Forbidden Acts 2: the Thai criminal

Can’t go without disclaimers nowadays…

Caveat Emptor! No, this is not the ’empty cave’ spell from Harry Potter, but an old Latin saying that stands for ‘buyer beware!’. It means that once you bought something, the seller couldn’t care less if you later turn out to be unhappy with the stuff. What you see is what you get.

The same could be said about my blogs, some of which are serious, but many are written in a tongue-in-cheek manner – read them at your own risk! Readers having the sense of humor and wit of a dead fish better stay away from these entries. That way they will spare themselves from stomach ulcers, and the rest of us from headaches. So… caveat reador! :p

Onto the real stuff…

Today, after every last drop of floodwater has been personally cleaned up by Thaksin & Co, the city of Chiang Mai returned to its usual hustle and bustle, and yours truly can deliver the blog he promised before Noah’s Ark hit home.

When we explored the restrictions foreigners have to face in Thailand, I left you with the promise that next time I will tell you about some ridiculous restrictions Thais have to face abroad.

A good while ago, being bored at the Thai embassy in Laos, I picked up a small booklet that turned out to be the Thai government’s guide advising its citizens on the correct and absolutely lawful behavior in the country of Hammer and Sickle. As you might imagine, rules under the Red Star are most strict than what the rest of us, dirty spoiled capitalists, have ever seen.

Consider the piece of useful advice I scanned in from the book:

rule 4

In English, it would go along the following lines:

“Sexual interaction with a Lao citizen who is not your lawful spouse is prohibited; breach of this law carries a $500 fine.”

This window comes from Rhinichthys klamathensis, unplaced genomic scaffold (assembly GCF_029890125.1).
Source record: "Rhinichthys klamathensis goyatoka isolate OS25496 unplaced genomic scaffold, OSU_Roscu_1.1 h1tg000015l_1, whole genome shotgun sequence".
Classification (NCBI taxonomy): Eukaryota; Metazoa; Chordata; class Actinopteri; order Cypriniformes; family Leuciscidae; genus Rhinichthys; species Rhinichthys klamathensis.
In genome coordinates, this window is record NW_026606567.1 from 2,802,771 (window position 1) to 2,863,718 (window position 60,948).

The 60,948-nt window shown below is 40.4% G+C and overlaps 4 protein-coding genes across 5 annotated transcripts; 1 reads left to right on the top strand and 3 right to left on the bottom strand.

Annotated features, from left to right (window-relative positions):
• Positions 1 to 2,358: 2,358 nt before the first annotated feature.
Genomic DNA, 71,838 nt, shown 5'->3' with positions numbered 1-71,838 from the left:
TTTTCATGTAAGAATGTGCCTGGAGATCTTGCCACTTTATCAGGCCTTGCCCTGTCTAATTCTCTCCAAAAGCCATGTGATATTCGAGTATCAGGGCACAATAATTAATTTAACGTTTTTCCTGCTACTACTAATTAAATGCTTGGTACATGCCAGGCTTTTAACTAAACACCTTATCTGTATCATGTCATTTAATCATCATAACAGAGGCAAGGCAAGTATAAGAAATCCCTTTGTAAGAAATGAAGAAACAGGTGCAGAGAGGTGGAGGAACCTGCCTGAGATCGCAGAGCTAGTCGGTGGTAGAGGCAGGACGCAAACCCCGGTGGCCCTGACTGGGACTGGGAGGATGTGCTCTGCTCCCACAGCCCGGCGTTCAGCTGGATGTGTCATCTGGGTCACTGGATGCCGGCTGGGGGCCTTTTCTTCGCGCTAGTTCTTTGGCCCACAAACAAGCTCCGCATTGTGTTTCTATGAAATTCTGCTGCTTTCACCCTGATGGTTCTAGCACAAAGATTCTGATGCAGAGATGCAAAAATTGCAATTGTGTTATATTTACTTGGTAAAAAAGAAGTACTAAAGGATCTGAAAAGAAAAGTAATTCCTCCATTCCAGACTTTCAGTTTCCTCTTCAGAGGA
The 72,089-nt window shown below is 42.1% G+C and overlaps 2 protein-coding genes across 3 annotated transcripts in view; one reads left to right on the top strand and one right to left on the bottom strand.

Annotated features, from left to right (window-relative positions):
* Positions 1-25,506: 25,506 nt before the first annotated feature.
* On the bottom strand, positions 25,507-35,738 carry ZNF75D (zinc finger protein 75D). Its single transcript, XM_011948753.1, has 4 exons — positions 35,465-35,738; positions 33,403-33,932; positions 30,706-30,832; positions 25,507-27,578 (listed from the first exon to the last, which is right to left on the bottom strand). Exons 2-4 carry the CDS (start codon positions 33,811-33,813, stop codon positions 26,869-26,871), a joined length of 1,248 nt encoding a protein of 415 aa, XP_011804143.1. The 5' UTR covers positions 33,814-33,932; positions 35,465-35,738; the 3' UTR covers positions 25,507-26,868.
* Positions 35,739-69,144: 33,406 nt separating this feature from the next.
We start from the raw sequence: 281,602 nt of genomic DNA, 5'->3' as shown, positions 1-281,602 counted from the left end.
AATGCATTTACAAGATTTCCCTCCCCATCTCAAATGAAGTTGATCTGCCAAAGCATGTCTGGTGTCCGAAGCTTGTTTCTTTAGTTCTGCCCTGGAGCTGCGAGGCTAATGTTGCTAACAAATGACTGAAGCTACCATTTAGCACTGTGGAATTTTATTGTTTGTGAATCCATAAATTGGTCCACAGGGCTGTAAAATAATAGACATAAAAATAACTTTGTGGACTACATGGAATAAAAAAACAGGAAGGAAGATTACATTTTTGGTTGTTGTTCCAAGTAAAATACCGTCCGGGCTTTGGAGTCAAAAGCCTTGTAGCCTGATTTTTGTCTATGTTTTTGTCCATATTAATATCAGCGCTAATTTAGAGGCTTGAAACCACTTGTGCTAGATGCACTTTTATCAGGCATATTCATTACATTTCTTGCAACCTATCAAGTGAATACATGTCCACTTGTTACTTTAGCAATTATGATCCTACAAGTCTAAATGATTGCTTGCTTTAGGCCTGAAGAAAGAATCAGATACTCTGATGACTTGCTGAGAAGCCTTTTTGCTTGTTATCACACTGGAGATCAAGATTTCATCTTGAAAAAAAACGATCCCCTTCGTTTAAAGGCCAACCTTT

Okay, after you stopped laughing, let’s look at this thing a bit closer. It seems that Lao citizens lent their rights over their own bodies to the government, no? I guess the Lao PDR tries to maintain a “pure” Lao blood, minimizing the entry of the “inferior” Thai genes only to relationships that carry the government-approved piece of paper. Maybe they would do away with that too, if they could. For now, this law effectively turned nearly all Lao women and men to the likes of pricey prostitutes.

A few more curious questions come to mind. They mentioned only how the Thai side is punished; what about the offending Lao? Will they be publicly stoned to death? Also they don’t mention whether the fine is per ‘sexual act’, or per offending person. It may be a big difference in some cases. πŸ˜‰

Another gem from the same booklet:

rule 5

And the English equivalent: “It is prohibited to break in and sleep in the home of a Lao citizen without the owner’s consent.”

A strange crime… should be obvious, but I guess it happens so often, they had to put it into writing. How about the next one:

rule 5

The English version: “Acting as a guide in the Lao PDR is forbidden. Violators are liable to a $2000 fine.”

Okay, so they REALLY don’t want Thai folks guiding anyone in the glorious Commie-land. Never mind that some kon-isaan visit the country on a nearly daily basis and know the area inside out. I shudder to think what happens with the unlucky guy who is visiting Laos for the first time with his family and friends, but has been there many times by himself… I guess he either has to hire a Lao guide to show the places he probably knows even better – or go with common sense, but risk paying through his teeth.

I grouped the last two rules in the booklet together, because I feel both are reflective of the commie spirit:

last rules

The first one (8) basically says that distributing leaflets is forbidden; the second one (9) says that forming groups is against the law and punishable by a $500 fine. What they don’t mention (yet again), is what’s considered a ‘group’? Three people? Four? A dozen? What about families? I guess the interpretation of this law is up to the commissar in charge.

Well, there you go. Stripped from even the most basic human rights, this communist Lao regime is a ‘blessing’ for both visitors and locals. Well, Thai visitors anyway. Farang in Lao are oblivious to these rules, and rightly so, as they are very unlikely to be affected. Your average Backpacker Joe won’t be caught red-handed distributing leaflets, and the package tours surely won’t be considered ‘suspicious group activities’ that need to be busted.

So, next time when you are about to bemoan the fact that you need special permit to mine rocksalt in Thailand, think of the difficulty of the poor Thai chaps who not only have to be careful about going in groups,but also have to be vary about pointing out Lao attractions to their friends. If that’s not enough, they are also liable to the government’s special ‘value-added tax’, if they want to have a little hanky-panky under the Lao paathung.